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Angle to the target

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bullseye67
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Post by Balabinky 11/10/2020, 9:50 pm

Why do international shooters tend to stand sideways and bullseye shooters stand on a 45 degree angle? Unless I have my angels screwed up. But you know what I mean.

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Post by CR10X 11/11/2020, 5:46 am

Not all do either.

While International may be a little more biased one way and Bullseye another, there is a pretty wide range of preferences.  Some reasons that shooters assume different positions center around comfort, ability, recoil and eye dominance.   

But think about this, if the guys doing the very best are more "sideways", what does that tell you?  And the more mass you get directly behind the gun, the better you can deal with recoil.  

The main issue (in my opinion) is "comfort" or stress on the body.  Most International have been shooting / training so long that they would have less felt stress on the neck area when standing "sideways", which actually gets more mass directly behind the gun when shooting with one hand.  Most bullseye shooters tend to start in a position close to how they were shooting with 2 hands, etc., since they are not "comfortable" with the body position of a more "sideways" stance. When they start they will assume a position that "feels" better.  But quite a few will migrate to a more "sideways" than "facing" or "45 degree" stance.  Most finally get to somewhere between "45 degree" and "sideways".  But some even stay closer to "facing", especially with cross eye dominance. 

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Post by Jack H 11/11/2020, 1:03 pm

Sideways the muscles in back of shoulder help more for stability.  It's a matter of conditioning, training, and as CR says comfort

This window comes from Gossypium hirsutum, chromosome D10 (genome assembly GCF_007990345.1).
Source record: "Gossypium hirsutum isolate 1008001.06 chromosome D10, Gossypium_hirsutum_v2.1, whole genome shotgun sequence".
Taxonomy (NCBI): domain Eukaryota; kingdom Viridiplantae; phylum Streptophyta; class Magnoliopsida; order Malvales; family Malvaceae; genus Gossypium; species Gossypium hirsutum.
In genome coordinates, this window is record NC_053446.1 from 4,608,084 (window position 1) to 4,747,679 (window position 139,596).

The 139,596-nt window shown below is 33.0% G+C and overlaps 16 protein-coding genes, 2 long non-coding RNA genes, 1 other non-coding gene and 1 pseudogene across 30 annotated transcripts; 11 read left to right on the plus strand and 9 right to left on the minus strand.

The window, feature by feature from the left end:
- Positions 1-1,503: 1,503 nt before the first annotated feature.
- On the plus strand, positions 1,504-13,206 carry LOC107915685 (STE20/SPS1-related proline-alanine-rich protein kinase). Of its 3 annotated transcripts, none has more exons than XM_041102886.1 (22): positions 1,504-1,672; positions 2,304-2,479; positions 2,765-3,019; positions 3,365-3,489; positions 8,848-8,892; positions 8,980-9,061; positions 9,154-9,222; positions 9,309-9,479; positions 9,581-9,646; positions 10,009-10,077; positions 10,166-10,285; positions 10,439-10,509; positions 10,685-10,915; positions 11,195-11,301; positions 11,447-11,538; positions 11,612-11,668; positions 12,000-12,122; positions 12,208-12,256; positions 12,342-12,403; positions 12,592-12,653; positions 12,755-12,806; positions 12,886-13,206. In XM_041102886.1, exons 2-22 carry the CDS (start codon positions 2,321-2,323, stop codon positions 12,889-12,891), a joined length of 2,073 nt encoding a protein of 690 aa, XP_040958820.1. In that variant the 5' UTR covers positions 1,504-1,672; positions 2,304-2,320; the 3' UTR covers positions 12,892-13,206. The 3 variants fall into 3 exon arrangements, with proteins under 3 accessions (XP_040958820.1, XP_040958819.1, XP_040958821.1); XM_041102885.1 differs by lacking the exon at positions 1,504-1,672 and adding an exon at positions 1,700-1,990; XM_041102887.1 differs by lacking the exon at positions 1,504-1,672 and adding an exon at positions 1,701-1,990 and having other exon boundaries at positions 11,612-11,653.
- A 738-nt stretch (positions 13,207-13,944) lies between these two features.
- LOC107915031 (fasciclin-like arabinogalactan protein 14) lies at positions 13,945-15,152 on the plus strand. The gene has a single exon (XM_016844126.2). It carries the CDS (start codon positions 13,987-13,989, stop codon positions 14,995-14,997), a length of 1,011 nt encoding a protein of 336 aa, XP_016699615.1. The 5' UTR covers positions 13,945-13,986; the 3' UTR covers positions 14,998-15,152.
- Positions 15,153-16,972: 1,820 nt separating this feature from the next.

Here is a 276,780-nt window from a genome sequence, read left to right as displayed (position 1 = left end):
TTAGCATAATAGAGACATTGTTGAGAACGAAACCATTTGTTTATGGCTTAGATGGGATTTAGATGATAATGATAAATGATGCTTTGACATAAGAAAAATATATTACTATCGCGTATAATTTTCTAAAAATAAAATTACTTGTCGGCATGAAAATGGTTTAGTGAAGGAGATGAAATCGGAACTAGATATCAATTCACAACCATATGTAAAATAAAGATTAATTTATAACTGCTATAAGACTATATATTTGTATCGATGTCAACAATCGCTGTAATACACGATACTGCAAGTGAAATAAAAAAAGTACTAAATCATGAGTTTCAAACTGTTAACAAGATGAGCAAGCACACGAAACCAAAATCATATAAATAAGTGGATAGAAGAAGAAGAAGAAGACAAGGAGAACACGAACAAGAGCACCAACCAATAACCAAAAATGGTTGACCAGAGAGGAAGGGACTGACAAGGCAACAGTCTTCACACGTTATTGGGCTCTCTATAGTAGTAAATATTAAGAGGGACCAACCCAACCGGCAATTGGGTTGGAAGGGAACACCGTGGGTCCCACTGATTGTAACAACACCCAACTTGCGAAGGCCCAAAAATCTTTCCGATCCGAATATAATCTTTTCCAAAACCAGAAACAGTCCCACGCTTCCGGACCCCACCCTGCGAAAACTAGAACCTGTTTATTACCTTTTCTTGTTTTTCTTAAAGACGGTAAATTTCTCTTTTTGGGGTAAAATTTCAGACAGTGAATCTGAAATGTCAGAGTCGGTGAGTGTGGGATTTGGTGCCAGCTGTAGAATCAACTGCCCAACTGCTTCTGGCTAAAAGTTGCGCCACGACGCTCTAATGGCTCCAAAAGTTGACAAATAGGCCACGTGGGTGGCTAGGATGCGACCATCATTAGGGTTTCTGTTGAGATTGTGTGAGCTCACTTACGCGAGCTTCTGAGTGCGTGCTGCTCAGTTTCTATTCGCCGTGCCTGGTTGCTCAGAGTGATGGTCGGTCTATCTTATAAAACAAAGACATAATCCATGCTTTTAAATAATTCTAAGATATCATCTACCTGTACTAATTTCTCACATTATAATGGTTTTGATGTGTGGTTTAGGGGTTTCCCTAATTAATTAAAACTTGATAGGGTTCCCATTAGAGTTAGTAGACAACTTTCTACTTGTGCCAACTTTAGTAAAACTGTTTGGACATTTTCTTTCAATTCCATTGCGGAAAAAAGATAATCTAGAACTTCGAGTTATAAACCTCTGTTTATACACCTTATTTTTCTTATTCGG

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Post by DA/SA 11/11/2020, 1:24 pm

I shot a few times with an ISSF coach and he had me stand sideways (bladed) to demonstrate the reduction of wobble due to the fact that my scapula was pinned against my back ribs stabilizing my arm. It did help, but my head does not turn that far and my neck hurts when trying, so for comfort, I add a slight angle to my stance and tuck my scapula in as tight to my back as I can to where my neck is more relaxed and comfortable.

He stood perfectly bladed with a max ten ring wobble at 25 yards like a machine...

We were using SCATT to demonstrate this.
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Post by bullseye67 12/11/2020, 9:26 pm

Good evening,

Comfort and training are related to how much sideways you position yourself. I have been “bladed” for so long I actually shoot worse 2 handed facing the target than one handed sideways. 

This became very apparent fooling around with a couple of guys and a plate rack. I wasn’t consistently clearing it 2 handed with a revolver. Made a mental switch to shooting duel and one hand cleaned it every time. I wasn’t quite “Miculek” speed but after several runs the group of guys couldn’t believe how fast double action I could run through the plates.....several times I was done before the other plate rack shooter had 2 or 3 plates down. 

Way back I was taught to stand as sideways as possible. My air pistol coach was really strict about stance. Hard to understand WHY but several years later when recoiling pistols were started....it all made sense. Recoil is way more manageable/controllable when the stance is solid. Now the first thing I recommend to new shooters that join our club is copy what we do.There is a reason all of us stand the way we do.....4-5 weeks in and a couple of coaching sessions they are also bladed.